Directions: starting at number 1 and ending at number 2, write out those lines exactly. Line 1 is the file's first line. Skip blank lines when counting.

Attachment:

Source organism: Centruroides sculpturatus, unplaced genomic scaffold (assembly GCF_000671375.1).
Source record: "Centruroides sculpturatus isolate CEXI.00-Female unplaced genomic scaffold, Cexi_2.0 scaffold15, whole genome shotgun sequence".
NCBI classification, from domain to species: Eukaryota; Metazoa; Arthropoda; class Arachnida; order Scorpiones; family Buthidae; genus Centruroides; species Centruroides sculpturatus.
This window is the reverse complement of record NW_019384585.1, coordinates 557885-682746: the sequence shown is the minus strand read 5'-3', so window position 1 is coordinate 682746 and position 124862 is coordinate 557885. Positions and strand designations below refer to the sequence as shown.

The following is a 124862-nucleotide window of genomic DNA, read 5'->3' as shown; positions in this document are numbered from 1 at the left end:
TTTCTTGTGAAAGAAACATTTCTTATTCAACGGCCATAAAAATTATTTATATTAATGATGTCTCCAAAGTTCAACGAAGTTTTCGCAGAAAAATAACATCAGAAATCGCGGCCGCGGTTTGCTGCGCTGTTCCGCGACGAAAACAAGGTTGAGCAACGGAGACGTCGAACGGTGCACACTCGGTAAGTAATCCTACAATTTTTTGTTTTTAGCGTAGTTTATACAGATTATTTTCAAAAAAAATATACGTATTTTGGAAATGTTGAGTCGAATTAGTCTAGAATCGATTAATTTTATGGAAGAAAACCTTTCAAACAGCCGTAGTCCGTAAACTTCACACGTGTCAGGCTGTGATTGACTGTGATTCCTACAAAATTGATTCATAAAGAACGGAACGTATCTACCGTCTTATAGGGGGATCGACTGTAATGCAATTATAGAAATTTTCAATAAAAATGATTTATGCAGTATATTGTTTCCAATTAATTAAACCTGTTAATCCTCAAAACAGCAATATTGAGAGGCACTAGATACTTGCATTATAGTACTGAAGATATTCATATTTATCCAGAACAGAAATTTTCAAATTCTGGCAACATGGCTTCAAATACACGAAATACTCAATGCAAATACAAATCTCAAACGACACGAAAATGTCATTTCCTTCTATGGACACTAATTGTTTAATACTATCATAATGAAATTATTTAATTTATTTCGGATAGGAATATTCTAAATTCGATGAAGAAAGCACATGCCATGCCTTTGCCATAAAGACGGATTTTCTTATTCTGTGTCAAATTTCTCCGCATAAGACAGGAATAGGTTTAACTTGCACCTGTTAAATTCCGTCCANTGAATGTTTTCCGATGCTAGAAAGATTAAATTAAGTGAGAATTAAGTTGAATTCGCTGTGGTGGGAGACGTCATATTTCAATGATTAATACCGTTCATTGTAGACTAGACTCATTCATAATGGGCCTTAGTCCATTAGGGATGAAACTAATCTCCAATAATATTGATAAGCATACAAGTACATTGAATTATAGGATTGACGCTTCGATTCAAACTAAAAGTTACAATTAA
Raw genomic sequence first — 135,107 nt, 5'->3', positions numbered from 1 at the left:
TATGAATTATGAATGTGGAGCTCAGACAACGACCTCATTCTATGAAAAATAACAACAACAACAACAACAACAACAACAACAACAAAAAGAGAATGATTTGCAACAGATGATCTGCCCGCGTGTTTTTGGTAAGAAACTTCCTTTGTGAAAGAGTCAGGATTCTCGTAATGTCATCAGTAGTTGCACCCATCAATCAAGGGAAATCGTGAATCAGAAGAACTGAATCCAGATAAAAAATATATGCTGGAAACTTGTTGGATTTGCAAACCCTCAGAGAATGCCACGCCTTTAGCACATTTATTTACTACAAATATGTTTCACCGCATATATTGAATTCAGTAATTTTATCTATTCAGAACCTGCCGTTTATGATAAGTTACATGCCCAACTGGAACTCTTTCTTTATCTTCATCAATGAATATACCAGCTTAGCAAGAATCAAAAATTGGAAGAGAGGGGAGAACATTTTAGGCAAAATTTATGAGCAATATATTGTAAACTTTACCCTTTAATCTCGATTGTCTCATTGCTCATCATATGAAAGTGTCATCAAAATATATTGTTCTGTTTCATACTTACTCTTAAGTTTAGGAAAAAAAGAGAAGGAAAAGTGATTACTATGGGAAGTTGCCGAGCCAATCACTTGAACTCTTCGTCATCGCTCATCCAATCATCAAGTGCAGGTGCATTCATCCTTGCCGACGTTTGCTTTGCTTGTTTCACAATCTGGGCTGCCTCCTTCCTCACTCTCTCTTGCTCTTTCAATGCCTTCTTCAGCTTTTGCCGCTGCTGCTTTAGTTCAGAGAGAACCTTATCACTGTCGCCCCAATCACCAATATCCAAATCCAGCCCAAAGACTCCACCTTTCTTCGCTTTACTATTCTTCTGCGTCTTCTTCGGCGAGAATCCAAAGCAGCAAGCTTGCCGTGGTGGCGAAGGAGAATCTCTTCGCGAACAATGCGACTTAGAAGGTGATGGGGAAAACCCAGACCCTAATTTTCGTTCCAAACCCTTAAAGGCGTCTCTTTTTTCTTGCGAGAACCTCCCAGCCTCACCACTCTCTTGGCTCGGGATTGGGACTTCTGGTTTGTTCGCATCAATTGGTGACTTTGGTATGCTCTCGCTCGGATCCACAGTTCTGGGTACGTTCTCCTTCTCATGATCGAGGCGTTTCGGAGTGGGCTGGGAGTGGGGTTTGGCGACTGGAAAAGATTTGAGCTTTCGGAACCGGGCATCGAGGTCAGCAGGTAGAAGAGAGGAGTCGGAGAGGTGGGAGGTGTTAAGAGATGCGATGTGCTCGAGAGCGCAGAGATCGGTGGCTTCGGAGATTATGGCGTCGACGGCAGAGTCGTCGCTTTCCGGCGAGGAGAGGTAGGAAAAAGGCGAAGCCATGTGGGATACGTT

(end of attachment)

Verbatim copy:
Source organism: Centruroides sculpturatus, unplaced genomic scaffold (assembly GCF_000671375.1).
Source record: "Centruroides sculpturatus isolate CEXI.00-Female unplaced genomic scaffold, Cexi_2.0 scaffold15, whole genome shotgun sequence".